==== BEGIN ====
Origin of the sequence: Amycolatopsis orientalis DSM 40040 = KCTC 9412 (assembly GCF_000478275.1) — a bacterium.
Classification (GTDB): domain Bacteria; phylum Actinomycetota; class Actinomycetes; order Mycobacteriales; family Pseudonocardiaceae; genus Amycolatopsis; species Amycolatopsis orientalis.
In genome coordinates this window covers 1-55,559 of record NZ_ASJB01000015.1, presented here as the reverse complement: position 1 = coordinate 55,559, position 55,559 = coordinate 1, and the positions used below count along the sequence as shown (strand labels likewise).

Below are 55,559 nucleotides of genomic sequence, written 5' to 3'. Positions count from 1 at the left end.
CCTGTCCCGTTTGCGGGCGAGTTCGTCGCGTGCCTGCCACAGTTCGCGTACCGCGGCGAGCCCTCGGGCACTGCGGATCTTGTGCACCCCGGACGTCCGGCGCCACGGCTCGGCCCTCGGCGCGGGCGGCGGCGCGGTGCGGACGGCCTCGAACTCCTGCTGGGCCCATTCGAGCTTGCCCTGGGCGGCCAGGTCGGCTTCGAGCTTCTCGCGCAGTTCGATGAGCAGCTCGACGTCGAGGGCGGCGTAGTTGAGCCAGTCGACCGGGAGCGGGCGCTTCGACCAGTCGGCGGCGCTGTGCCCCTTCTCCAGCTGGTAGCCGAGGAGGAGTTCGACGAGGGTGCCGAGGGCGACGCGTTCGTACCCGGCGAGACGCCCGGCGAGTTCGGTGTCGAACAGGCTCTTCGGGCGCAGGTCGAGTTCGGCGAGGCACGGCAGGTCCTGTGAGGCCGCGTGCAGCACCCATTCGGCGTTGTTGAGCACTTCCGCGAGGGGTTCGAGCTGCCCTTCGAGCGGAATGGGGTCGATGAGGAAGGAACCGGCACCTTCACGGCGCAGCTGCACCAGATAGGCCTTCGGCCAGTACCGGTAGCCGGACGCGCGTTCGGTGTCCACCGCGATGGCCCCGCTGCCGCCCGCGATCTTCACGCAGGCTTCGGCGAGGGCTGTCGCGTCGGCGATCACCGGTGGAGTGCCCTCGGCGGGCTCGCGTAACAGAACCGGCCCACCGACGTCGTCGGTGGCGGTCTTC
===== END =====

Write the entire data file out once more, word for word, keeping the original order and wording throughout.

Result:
Origin of the sequence: Amycolatopsis orientalis DSM 40040 = KCTC 9412 (assembly GCF_000478275.1) — a bacterium.
Classification (GTDB): domain Bacteria; phylum Actinomycetota; class Actinomycetes; order Mycobacteriales; family Pseudonocardiaceae; genus Amycolatopsis; species Amycolatopsis orientalis.
In genome coordinates this window covers 1-55,559 of record NZ_ASJB01000015.1, presented here as the reverse complement: position 1 = coordinate 55,559, position 55,559 = coordinate 1, and the positions used below count along the sequence as shown (strand labels likewise).

Below are 55,559 nucleotides of genomic sequence, written 5' to 3'. Positions count from 1 at the left end.
CCTGTCCCGTTTGCGGGCGAGTTCGTCGCGTGCCTGCCACAGTTCGCGTACCGCGGCGAGCCCTCGGGCACTGCGGATCTTGTGCACCCCGGACGTCCGGCGCCACGGCTCGGCCCTCGGCGCGGGCGGCGGCGCGGTGCGGACGGCCTCGAACTCCTGCTGGGCCCATTCGAGCTTGCCCTGGGCGGCCAGGTCGGCTTCGAGCTTCTCGCGCAGTTCGATGAGCAGCTCGACGTCGAGGGCGGCGTAGTTGAGCCAGTCGACCGGGAGCGGGCGCTTCGACCAGTCGGCGGCGCTGTGCCCCTTCTCCAGCTGGTAGCCGAGGAGGAGTTCGACGAGGGTGCCGAGGGCGACGCGTTCGTACCCGGCGAGACGCCCGGCGAGTTCGGTGTCGAACAGGCTCTTCGGGCGCAGGTCGAGTTCGGCGAGGCACGGCAGGTCCTGTGAGGCCGCGTGCAGCACCCATTCGGCGTTGTTGAGCACTTCCGCGAGGGGTTCGAGCTGCCCTTCGAGCGGAATGGGGTCGATGAGGAAGGAACCGGCACCTTCACGGCGCAGCTGCACCAGATAGGCCTTCGGCCAGTACCGGTAGCCGGACGCGCGTTCGGTGTCCACCGCGATGGCCCCGCTGCCGCCCGCGATCTTCACGCAGGCTTCGGCGAGGGCTGTCGCGTCGGCGATCACCGGTGGAGTGCCCTCGGCGGGCTCGCGTAACAGAACCGGCCCACCGACGTCGTCGGTGGCGGTCTTC